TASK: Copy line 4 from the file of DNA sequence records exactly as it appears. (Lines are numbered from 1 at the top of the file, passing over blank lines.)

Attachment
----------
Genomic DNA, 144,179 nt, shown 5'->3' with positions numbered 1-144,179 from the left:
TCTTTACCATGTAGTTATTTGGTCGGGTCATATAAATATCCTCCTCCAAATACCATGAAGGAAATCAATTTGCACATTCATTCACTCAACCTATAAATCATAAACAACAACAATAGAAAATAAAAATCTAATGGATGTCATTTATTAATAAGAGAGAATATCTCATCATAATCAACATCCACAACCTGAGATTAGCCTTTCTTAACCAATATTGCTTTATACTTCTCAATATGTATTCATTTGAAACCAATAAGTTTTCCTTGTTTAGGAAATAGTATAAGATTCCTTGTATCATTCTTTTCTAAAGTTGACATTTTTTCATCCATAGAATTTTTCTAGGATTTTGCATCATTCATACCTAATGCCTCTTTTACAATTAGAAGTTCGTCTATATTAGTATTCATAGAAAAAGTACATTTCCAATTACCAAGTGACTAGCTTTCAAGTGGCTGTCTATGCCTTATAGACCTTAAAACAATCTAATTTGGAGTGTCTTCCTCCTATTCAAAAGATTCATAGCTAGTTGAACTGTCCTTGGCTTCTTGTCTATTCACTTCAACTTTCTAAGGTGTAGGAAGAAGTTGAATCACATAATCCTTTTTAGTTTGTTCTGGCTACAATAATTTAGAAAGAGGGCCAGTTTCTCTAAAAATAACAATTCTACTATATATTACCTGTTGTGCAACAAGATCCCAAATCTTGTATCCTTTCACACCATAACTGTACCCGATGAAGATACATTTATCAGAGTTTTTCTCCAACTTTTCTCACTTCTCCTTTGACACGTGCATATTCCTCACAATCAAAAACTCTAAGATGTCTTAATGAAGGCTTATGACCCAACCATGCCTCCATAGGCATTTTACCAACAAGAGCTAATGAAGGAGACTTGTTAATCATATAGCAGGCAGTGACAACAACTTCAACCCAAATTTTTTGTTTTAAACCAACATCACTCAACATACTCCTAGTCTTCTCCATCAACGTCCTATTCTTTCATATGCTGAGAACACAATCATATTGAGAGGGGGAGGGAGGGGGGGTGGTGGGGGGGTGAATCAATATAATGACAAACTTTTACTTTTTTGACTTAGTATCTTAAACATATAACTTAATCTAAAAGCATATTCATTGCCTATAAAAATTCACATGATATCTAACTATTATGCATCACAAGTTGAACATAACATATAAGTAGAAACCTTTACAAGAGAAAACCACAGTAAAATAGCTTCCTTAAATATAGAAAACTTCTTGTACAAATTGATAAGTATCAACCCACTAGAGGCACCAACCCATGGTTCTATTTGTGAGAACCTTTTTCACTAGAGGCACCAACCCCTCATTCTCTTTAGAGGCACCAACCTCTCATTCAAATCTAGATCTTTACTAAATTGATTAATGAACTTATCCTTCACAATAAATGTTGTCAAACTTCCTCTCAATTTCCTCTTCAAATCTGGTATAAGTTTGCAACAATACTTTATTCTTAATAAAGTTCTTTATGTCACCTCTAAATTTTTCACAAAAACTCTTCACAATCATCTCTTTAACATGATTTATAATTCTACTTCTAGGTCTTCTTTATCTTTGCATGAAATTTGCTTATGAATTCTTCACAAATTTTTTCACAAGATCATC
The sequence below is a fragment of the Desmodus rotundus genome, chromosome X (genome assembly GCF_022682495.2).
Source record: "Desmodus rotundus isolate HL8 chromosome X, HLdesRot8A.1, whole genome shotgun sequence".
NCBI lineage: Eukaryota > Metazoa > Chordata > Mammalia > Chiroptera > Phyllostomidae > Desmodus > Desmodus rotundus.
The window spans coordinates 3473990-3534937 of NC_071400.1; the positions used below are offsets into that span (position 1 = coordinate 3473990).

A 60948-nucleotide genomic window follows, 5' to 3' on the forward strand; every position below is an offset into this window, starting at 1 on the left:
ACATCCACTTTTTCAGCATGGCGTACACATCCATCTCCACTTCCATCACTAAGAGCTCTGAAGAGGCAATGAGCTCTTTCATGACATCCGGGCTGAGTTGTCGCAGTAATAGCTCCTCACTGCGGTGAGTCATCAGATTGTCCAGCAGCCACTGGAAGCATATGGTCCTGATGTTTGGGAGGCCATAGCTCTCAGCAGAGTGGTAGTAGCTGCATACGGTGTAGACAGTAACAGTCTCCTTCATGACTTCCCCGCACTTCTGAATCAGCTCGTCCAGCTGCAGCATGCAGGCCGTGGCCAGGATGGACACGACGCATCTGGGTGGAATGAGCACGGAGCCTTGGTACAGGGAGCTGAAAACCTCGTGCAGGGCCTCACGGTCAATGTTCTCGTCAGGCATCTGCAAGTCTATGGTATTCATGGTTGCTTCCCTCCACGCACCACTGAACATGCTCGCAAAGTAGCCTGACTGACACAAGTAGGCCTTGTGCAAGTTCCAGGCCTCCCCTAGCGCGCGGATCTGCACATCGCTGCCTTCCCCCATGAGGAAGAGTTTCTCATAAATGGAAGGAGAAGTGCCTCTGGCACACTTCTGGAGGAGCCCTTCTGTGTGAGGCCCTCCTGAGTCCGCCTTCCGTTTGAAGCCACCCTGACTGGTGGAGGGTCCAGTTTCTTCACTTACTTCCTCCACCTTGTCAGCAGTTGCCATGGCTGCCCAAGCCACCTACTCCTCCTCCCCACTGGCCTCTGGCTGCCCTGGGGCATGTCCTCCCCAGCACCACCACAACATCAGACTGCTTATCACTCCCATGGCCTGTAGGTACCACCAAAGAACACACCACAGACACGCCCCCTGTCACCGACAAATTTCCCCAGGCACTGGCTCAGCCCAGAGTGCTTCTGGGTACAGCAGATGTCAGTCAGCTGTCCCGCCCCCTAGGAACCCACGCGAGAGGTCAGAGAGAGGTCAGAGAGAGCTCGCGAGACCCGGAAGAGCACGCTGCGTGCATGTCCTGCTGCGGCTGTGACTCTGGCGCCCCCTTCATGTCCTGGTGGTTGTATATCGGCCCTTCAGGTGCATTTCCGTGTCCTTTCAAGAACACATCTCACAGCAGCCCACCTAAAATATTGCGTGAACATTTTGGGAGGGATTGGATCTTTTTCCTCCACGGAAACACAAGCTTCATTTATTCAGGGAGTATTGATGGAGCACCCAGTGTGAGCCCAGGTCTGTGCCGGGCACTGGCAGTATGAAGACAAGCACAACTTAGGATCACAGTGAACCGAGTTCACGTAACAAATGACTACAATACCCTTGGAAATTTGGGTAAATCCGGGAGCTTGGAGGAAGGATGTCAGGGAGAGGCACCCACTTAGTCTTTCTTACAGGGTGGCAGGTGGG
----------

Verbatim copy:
Source record: "Desmodus rotundus isolate HL8 chromosome X, HLdesRot8A.1, whole genome shotgun sequence".